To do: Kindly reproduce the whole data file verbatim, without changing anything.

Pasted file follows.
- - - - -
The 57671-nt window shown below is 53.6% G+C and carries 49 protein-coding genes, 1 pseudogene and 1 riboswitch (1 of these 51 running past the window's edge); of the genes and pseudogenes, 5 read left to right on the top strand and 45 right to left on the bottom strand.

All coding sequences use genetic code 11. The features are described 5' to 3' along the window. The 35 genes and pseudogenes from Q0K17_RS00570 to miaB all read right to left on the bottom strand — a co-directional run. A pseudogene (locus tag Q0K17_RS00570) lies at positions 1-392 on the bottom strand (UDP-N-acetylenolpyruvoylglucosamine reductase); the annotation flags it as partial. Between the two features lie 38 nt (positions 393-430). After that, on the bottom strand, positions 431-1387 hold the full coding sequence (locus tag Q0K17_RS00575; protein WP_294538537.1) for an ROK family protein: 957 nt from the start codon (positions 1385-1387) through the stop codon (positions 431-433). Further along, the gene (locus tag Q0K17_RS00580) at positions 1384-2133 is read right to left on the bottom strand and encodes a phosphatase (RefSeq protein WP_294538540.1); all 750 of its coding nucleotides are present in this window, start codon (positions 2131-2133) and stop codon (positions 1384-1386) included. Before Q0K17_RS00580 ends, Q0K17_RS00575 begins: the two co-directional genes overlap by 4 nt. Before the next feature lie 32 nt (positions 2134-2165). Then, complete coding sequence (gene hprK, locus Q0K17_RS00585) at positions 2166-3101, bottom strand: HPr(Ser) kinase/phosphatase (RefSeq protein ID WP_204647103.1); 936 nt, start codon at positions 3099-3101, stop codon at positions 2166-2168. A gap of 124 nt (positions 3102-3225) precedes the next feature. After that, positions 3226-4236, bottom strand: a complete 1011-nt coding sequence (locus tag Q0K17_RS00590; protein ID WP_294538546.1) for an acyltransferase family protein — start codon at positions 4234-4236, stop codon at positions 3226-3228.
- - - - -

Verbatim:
The 57671-nt window shown below is 53.6% G+C and carries 49 protein-coding genes, 1 pseudogene and 1 riboswitch (1 of these 51 running past the window's edge); of the genes and pseudogenes, 5 read left to right on the top strand and 45 right to left on the bottom strand.

All coding sequences use genetic code 11. The features are described 5' to 3' along the window. The 35 genes and pseudogenes from Q0K17_RS00570 to miaB all read right to left on the bottom strand — a co-directional run. A pseudogene (locus tag Q0K17_RS00570) lies at positions 1-392 on the bottom strand (UDP-N-acetylenolpyruvoylglucosamine reductase); the annotation flags it as partial. Between the two features lie 38 nt (positions 393-430). After that, on the bottom strand, positions 431-1387 hold the full coding sequence (locus tag Q0K17_RS00575; protein WP_294538537.1) for an ROK family protein: 957 nt from the start codon (positions 1385-1387) through the stop codon (positions 431-433). Further along, the gene (locus tag Q0K17_RS00580) at positions 1384-2133 is read right to left on the bottom strand and encodes a phosphatase (RefSeq protein WP_294538540.1); all 750 of its coding nucleotides are present in this window, start codon (positions 2131-2133) and stop codon (positions 1384-1386) included. Before Q0K17_RS00580 ends, Q0K17_RS00575 begins: the two co-directional genes overlap by 4 nt. Before the next feature lie 32 nt (positions 2134-2165). Then, complete coding sequence (gene hprK, locus Q0K17_RS00585) at positions 2166-3101, bottom strand: HPr(Ser) kinase/phosphatase (RefSeq protein ID WP_204647103.1); 936 nt, start codon at positions 3099-3101, stop codon at positions 2166-2168. A gap of 124 nt (positions 3102-3225) precedes the next feature. After that, positions 3226-4236, bottom strand: a complete 1011-nt coding sequence (locus tag Q0K17_RS00590; protein ID WP_294538546.1) for an acyltransferase family protein — start codon at positions 4234-4236, stop codon at positions 3226-3228.